shadows of the alley - christian weld

This gallery is a representation of black and white depiction of the city of New York. 

This photo is of an African American man in harlem during the 1970s. The rembrandt like lighting of the photograph truly make it dynamic. Not only is this lighting used to highlight the focal point of the photograph (being the man) but it also fills the wall with a triangle filing what could have been unnecessary dead space. The contrast within the image is mesmerizing and the positioning of the man really speaks for itself.
This photo is of painters working on the Brooklyn Bridge in the early 20th century. Although this is pretty much a completely silhouetted photo, I do not believe it takes away any of the personality of the figures. Although I absolutely love the use of vectors. Not only are the vectors used to lead you to the focal points of the photograph, they also paint the frame in such an intricate way that I am truly jealous.
This photograph is from Lee Friendlander (1966) although it strongly reminds me of the work of Vivian Maier. I love this photo because it represents the diversity of New York’s people. First off the lines of the building and the lines in the street point perfectly to the center of our photograph which is the woman. In the woman is the true focal point which is the shadow of the photographer himself. This being done perfectly in my opinion by this being the highest point of contrast.
This photograph was taken by Andreas Feininger circa 1944 New York City. Other than the beautiful use of grey scale, the background’s detailed architecture perfectly opposes the almost silhouetted lines of Atlas with the mid ground being hidden in the bottom thirds not to disturb the meaning of the photograph.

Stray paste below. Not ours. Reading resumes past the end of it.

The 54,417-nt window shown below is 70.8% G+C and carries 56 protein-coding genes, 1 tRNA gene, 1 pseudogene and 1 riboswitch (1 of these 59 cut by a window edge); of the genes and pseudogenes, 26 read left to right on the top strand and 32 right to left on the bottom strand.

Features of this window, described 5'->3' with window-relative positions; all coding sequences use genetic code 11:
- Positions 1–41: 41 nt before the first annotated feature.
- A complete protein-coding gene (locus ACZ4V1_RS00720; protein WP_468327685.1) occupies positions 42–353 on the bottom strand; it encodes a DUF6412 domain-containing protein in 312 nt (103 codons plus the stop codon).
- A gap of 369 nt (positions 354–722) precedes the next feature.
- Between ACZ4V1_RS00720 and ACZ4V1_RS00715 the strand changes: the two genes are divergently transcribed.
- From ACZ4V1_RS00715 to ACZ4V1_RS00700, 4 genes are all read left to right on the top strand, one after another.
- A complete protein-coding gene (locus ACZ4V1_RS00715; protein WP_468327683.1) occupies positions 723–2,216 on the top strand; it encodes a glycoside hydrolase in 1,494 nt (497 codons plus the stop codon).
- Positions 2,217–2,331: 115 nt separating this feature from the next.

This photograph is of Columbus Circle by William A. Fraser circa 1899. Although this is not the usual high contrast of the rest of this gallery, I believe it belongs in here due to its representation of New York during the winter. Also even though the histogram might seem more fluid, those peaks are still being met.
This photograph is of a movie theatre circa 1944 New York City. There is a grand cinema sign with people out of focus representing the madness of how many people are entering and exiting. With the background contrasting the light scale in such a way that it almost glorifies old New York’s richness.
This photograph is of a monument in the middle of a fountain circa 1977 New York City. There is a symmetrical building in the top half which is split with its own reflection in the cold water’s of the fountain. For the focal point the monument is being contrasted with the light layer of new snow opposite of its shadows and concrete tone. In my opinion this represents the industrial side of the city of New York and how its people adapt.
This photograph is from Garry Winograd circa 1968 New York City. In the center of the frame is a wealthy looking lady holding an ice cream cone. In the back is a shop window with a suit being displayed and in the left thirds is what seems to be a restaurant or just the street in general. This represents the luxury and stress free life of New York’s wealthy.
This photograph is of the Brooklyn Navy Yard in May of 1946. There is a large ship with cranes coming off of it in the mid ground with an amazing New York skyline in the background. I personally love the lines in the photograph, there is so much to look at that I could be stuck for hours. This photograph was needed to represent how no matter how far New York adapts it will forever be a port town grown from its origins of shipping.
This photograph is of Manhattan taken from New Jersey. In the foreground is a ship with different sized buildings covering everything in the mid ground to the background. With the sun coming from the right side, the buildings are left with these amazing lines of shadows. Also the highlights of the white of the ship and the smoke at the top of the building add a great contrast to the shadows. No representation of New York is that without a skyline.
Credits: All media
This user gallery has been created by an independent third party and may not always represent the views of the institutions, listed below, who have supplied the content.
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